The decreased energy availability associated with this condition can negatively affect the reproductive system by inhibiting hormonal release in the hypothalamus, pituitary gland, and ovaries. This hypothalamic dysfunction can lead to menstrual problems, such as amenorrhea and irregular periods, as well as decreased bone density. It's important to pay attention to menstrual problems because they can lead to decreased circulating estrogen, which, in turn, leads to problems with bone density.

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Risk factors

Individuals at the greatest risk for developing female athlete triad are those with a low body weight, such as dancers, gymnasts, and runners. In general, sports that classify athletes based on weight have the highest incidence of female athlete triad. The sports most commonly associated with this disorder include:

  • figure skating
  • gymnastics
  • synchronized swimming
  • running
  • lightweight rowing.

Although not necessarily classified as a sport, individuals who participate in dance also have a higher risk of developing this disorder. When attempting to identify sports associated with this disorder, keep in mind that activities relying on endurance, aesthetics, or weight classes or those that reward leanness pose an increased risk. Individuals who participate in these sports also have an increased risk of developing an eating disorder.

Additional risk factors include the following:

  • menstrual irregularities
  • depression
  • stress fractures
  • frequent injuries
  • dieting
  • vegetarianism
  • weight loss
  • weight cycling
  • body mass index (BMI) less than 18.5
  • history of extended exercise periods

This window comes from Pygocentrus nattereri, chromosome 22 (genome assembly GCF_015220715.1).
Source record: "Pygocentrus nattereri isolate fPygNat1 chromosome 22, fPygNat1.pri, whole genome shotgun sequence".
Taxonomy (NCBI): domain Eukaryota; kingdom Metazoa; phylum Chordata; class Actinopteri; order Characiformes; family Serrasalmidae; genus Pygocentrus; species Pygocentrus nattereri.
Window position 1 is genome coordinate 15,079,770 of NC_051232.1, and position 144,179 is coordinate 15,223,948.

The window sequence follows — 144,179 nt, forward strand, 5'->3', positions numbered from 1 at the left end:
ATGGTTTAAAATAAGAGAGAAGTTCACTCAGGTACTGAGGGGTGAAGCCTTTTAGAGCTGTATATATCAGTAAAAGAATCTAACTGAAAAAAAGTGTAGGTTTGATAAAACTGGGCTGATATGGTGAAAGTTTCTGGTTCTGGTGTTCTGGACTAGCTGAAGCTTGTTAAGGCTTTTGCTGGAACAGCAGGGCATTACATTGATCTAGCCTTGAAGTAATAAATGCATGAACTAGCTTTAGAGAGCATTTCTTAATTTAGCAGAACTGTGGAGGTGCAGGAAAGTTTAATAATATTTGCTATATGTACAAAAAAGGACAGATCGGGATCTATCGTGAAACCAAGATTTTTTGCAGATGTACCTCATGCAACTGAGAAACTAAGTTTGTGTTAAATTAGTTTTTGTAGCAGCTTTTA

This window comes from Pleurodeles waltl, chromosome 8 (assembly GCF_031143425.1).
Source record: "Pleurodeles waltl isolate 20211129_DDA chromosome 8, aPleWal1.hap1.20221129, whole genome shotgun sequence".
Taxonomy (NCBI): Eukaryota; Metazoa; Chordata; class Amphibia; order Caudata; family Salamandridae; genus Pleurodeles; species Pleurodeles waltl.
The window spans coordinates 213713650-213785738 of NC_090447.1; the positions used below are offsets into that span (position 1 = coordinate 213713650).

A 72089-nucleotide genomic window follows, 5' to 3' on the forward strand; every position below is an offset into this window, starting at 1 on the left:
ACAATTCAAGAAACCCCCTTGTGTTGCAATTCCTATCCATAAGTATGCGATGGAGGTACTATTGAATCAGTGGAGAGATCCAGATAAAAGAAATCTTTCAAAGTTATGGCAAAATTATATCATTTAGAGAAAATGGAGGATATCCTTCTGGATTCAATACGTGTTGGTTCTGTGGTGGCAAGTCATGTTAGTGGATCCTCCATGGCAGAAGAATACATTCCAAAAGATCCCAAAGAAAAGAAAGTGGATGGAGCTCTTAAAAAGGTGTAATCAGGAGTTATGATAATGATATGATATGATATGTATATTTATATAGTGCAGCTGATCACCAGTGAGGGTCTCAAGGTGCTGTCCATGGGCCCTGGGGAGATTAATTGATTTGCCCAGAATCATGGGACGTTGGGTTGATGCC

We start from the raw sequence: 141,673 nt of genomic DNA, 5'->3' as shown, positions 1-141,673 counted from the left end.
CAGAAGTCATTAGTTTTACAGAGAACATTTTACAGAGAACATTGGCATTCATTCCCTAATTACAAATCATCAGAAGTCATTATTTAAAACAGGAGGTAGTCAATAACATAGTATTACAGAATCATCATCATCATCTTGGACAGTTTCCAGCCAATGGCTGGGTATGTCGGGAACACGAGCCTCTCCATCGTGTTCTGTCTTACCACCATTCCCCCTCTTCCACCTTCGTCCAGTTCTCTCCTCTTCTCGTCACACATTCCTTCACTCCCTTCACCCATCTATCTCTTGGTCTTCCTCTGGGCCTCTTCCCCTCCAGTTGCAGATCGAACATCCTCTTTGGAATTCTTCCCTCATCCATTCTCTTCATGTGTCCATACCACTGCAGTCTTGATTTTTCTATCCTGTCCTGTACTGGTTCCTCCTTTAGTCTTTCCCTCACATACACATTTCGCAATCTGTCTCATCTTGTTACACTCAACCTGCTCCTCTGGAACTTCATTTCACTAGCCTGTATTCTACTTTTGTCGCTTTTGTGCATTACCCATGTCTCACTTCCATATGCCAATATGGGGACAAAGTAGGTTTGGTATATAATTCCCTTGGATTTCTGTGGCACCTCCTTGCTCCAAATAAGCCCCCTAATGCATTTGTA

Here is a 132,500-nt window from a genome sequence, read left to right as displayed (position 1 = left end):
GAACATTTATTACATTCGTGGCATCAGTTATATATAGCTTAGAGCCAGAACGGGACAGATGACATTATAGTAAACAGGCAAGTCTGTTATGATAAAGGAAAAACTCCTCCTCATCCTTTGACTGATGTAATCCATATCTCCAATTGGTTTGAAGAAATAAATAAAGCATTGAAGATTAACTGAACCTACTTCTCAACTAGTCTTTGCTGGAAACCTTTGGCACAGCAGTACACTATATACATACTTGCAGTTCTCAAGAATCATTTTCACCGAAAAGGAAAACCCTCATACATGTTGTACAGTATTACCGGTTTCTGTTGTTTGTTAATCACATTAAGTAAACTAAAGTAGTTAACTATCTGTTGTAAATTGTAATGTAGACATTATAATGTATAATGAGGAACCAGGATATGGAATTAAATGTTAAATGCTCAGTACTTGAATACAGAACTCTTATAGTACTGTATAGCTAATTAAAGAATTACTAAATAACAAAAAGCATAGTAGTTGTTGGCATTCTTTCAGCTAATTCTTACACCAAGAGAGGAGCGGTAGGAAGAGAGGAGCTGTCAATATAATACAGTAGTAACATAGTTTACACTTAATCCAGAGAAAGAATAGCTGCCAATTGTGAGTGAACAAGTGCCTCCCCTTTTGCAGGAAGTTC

• increase in athletic training.

When assessing for female athlete triad, ask questions about the patient's personality, such as perfectionism and obsessiveness. These personality traits are associated with the disorder. We also see an increased risk when athletes start sports early, come from a home with family dysfunction, and are survivors of abuse.

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Signs and symptoms

Menstrual dysfunction often presents as amenorrhea, which, in some cases, may be the initial symptom. Many individuals have the misconception that amenorrhea is the result of exercise and completely normal, but this isn't the case. Amenorrhea isn't a normal result of exercise; it's a warning sign that the body may be struggling to meet energy requirements. When amenorrhea occurs, it can be primary or secondary. With primary amenorrhea, the patient never starts menstruating. With secondary amenorrhea, the patient starts menstruating but stops for at least 3 months. Primary amenorrhea can be diagnosed at age 15 if the adolescent hasn't started menstruation but has developed secondary sexual characteristics. Basically, when the energy availability in the body becomes low, estrogen levels deplete, leading to menstrual dysfunction, as well as a variety of other complications.

Although amenorrhea is the most common menstrual disorder seen, you may also see menstrual irregularity and oligomenorrhea—menstrual periods that are greater than 35 days apart. When in a low-energy state, menstrual dysfunction can occur after 5 days. Symptoms of estrogen deficiency include vaginal dryness, dyspareunia (painful intercourse), infertility, and impaired bone health.